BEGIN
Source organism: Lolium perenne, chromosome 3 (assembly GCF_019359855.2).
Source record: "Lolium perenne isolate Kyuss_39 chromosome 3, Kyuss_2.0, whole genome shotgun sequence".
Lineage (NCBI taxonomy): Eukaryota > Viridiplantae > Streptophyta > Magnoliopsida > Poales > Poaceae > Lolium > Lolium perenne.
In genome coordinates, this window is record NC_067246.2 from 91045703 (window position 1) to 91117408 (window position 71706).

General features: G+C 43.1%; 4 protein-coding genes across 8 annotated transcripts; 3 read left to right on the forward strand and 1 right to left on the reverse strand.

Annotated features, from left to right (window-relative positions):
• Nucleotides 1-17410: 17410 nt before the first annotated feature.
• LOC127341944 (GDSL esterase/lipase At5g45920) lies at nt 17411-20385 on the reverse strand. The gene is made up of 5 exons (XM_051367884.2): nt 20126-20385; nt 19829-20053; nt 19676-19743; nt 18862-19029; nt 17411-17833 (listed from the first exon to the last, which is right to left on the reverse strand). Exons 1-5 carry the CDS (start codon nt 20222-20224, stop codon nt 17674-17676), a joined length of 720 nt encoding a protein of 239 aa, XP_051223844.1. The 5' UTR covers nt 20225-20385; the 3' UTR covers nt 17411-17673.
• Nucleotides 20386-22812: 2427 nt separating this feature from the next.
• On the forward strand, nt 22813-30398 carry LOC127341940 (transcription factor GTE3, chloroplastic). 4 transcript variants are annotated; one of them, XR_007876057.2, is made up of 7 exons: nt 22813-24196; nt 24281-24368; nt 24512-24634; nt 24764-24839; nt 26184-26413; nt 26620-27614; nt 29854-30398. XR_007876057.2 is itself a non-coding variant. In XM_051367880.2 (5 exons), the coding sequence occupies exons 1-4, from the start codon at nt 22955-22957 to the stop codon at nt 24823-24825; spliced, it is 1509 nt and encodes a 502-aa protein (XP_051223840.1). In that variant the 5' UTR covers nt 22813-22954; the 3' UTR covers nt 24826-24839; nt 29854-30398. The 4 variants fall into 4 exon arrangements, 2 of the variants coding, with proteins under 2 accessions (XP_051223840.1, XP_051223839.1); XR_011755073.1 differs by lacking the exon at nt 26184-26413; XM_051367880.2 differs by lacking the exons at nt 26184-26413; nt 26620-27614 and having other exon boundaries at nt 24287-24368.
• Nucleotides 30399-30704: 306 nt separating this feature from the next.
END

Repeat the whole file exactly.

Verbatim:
Source organism: Lolium perenne, chromosome 3 (assembly GCF_019359855.2).
Source record: "Lolium perenne isolate Kyuss_39 chromosome 3, Kyuss_2.0, whole genome shotgun sequence".
Lineage (NCBI taxonomy): Eukaryota > Viridiplantae > Streptophyta > Magnoliopsida > Poales > Poaceae > Lolium > Lolium perenne.
In genome coordinates, this window is record NC_067246.2 from 91045703 (window position 1) to 91117408 (window position 71706).

General features: G+C 43.1%; 4 protein-coding genes across 8 annotated transcripts; 3 read left to right on the forward strand and 1 right to left on the reverse strand.

Annotated features, from left to right (window-relative positions):
• Nucleotides 1-17410: 17410 nt before the first annotated feature.
• LOC127341944 (GDSL esterase/lipase At5g45920) lies at nt 17411-20385 on the reverse strand. The gene is made up of 5 exons (XM_051367884.2): nt 20126-20385; nt 19829-20053; nt 19676-19743; nt 18862-19029; nt 17411-17833 (listed from the first exon to the last, which is right to left on the reverse strand). Exons 1-5 carry the CDS (start codon nt 20222-20224, stop codon nt 17674-17676), a joined length of 720 nt encoding a protein of 239 aa, XP_051223844.1. The 5' UTR covers nt 20225-20385; the 3' UTR covers nt 17411-17673.
• Nucleotides 20386-22812: 2427 nt separating this feature from the next.
• On the forward strand, nt 22813-30398 carry LOC127341940 (transcription factor GTE3, chloroplastic). 4 transcript variants are annotated; one of them, XR_007876057.2, is made up of 7 exons: nt 22813-24196; nt 24281-24368; nt 24512-24634; nt 24764-24839; nt 26184-26413; nt 26620-27614; nt 29854-30398. XR_007876057.2 is itself a non-coding variant. In XM_051367880.2 (5 exons), the coding sequence occupies exons 1-4, from the start codon at nt 22955-22957 to the stop codon at nt 24823-24825; spliced, it is 1509 nt and encodes a 502-aa protein (XP_051223840.1). In that variant the 5' UTR covers nt 22813-22954; the 3' UTR covers nt 24826-24839; nt 29854-30398. The 4 variants fall into 4 exon arrangements, 2 of the variants coding, with proteins under 2 accessions (XP_051223840.1, XP_051223839.1); XR_011755073.1 differs by lacking the exon at nt 26184-26413; XM_051367880.2 differs by lacking the exons at nt 26184-26413; nt 26620-27614 and having other exon boundaries at nt 24287-24368.
• Nucleotides 30399-30704: 306 nt separating this feature from the next.